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    Question about DC electrical circuits-gctid385956

    I am trying to learn what I can about how the electronics on my boat works and how to repair them in needed.

    [I have a 2005 185] So I bought a book called the 12 Volt bible for boaters and a multi meter. I was trying to learn how to use the meter and a odd thing happened. I set put the meter to test DC Volts and tested the batter. It read 12.something. I wanted to test a circuit to I tried to test the accesory power socket. Here is the strange part. When I put my test leds in I didn't get a 12 volt reading like I did for the battery. Instead I got really high numbers.

    Why is this? I knbow the socket works and I know I had the polarity right. Am I wrong or Shouldn't all circuits on the boat show 12 volts. I understand that amps will flucuate depending on resitance but should voltage remain steady?

    thanks

    #2
    Without getting into a whole bunch of questions and guessing, first thing I'm going to ask is you mulitmeter a DMM (Digital Multi Meter)? If it is and it's an auto ranging type, my guess is that you actually didn't make contact with the lighter socket ans the meter was reporting "high numbers" but in mV. Until you get used to a DMM you may make that mistake a few times. When looking at the reading you have to also be sure to read the "range" in which the numbers are in... typically mV or V.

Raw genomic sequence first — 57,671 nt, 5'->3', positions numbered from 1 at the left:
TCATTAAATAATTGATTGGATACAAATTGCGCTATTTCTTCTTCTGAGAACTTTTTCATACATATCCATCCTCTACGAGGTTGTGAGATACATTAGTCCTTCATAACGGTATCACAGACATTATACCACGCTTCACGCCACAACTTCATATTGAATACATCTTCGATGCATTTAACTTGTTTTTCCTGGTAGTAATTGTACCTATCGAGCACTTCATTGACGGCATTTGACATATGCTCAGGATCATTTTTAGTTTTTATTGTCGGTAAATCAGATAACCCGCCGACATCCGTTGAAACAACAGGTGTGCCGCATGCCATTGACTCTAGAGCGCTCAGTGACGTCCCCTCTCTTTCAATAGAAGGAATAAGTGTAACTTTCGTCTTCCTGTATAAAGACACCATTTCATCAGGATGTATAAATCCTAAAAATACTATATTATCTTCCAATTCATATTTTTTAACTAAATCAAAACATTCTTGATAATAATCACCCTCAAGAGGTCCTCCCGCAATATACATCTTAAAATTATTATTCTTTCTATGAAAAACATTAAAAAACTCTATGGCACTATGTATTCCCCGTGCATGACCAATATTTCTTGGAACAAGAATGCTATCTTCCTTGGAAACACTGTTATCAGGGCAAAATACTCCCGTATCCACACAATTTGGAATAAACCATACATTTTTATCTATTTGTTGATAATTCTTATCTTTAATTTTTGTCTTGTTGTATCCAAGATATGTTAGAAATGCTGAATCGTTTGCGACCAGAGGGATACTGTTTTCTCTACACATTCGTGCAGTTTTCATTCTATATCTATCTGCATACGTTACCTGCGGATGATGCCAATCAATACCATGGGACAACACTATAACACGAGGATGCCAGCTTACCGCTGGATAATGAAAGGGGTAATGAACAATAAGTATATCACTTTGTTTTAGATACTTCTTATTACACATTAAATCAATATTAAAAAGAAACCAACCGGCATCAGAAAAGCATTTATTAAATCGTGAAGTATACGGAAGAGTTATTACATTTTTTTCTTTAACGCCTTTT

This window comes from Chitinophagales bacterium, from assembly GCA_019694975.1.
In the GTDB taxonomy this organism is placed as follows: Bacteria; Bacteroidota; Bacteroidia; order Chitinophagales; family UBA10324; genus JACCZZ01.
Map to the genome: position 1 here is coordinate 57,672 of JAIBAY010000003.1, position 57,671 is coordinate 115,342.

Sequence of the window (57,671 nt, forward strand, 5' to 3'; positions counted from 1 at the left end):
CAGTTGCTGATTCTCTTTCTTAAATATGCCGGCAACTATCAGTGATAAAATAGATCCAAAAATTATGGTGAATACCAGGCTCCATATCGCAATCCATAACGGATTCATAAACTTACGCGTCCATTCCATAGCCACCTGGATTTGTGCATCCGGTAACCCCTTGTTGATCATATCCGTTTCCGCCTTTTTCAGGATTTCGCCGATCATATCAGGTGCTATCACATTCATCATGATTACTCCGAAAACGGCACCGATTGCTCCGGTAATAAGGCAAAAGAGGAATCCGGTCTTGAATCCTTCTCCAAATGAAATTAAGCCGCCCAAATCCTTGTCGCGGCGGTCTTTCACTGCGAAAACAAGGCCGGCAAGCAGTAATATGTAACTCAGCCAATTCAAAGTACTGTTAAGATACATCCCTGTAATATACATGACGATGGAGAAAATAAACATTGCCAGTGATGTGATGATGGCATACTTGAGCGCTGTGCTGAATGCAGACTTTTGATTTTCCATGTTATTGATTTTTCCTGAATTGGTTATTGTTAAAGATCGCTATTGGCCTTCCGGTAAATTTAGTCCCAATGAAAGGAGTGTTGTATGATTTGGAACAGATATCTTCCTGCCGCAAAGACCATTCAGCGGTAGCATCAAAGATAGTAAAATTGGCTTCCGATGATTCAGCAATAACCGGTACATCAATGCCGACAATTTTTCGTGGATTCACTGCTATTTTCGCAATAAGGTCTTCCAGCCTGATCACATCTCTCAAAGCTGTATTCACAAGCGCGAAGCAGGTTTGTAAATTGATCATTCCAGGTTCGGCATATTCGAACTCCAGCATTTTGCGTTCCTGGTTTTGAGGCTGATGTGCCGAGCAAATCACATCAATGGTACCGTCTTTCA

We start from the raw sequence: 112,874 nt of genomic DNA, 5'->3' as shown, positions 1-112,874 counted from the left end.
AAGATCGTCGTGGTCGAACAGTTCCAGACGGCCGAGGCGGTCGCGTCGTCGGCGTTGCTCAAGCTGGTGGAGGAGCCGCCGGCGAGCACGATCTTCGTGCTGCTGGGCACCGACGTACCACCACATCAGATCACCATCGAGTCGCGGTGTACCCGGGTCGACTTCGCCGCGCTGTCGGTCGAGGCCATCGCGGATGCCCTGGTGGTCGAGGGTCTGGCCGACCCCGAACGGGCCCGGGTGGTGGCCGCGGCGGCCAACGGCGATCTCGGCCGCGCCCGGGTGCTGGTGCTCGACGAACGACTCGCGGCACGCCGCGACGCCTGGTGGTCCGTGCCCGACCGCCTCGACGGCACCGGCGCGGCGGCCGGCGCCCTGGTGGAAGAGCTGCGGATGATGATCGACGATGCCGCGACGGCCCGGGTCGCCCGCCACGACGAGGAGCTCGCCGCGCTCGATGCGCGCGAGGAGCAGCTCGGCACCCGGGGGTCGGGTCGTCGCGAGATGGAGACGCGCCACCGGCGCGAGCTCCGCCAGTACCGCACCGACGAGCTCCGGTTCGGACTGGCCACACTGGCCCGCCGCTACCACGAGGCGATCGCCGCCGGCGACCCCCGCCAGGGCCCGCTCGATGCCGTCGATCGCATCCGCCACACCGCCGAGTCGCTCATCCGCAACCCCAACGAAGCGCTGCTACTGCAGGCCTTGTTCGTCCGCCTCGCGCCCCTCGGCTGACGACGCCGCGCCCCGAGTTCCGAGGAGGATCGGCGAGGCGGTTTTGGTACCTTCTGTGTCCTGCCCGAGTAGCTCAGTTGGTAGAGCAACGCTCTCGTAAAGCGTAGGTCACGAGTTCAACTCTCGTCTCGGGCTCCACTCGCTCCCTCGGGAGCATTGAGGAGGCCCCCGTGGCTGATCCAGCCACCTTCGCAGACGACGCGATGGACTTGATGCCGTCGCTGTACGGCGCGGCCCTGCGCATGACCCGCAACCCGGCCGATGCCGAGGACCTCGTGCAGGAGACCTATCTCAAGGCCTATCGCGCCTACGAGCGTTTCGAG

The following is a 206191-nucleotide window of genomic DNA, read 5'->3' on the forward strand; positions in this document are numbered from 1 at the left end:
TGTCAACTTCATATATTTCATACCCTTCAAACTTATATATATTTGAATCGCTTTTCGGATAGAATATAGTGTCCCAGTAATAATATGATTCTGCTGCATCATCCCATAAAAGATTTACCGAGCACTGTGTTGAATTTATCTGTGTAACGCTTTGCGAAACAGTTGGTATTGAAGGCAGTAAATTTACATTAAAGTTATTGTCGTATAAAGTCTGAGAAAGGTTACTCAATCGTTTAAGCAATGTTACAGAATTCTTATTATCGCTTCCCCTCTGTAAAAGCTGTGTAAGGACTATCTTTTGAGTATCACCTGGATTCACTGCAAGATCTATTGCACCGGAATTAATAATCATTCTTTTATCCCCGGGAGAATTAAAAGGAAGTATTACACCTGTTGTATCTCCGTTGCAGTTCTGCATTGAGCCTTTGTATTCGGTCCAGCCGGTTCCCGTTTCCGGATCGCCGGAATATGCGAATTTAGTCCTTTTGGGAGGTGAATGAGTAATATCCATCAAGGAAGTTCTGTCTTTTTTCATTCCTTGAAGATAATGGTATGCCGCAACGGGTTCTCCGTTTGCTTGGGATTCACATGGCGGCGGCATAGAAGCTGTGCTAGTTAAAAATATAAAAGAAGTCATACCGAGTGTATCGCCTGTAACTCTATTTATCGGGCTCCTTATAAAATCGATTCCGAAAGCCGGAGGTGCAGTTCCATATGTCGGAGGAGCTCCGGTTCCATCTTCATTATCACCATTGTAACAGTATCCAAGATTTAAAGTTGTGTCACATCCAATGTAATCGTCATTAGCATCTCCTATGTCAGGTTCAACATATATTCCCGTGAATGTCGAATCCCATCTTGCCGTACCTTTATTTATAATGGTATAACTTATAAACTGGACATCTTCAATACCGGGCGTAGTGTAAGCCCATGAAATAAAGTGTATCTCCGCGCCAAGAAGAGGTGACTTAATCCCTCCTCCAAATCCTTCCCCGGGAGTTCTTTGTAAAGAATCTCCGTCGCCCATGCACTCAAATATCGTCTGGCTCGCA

If you have an analog meter then there must be a different cause and we can go into all sorts of questions to help you figure it out. The shortest answer I can give though is yes, most all your circuits on your boat should be in the 12V range, depending on battery charge/alternator charging, etc.

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      #3
      It is a DMM auto-ranging. I think you are right I am sure it was an error on my part.

      Can you tell me what the conversion is from MV to V?

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        #4
        1000 millivolts to a Volt

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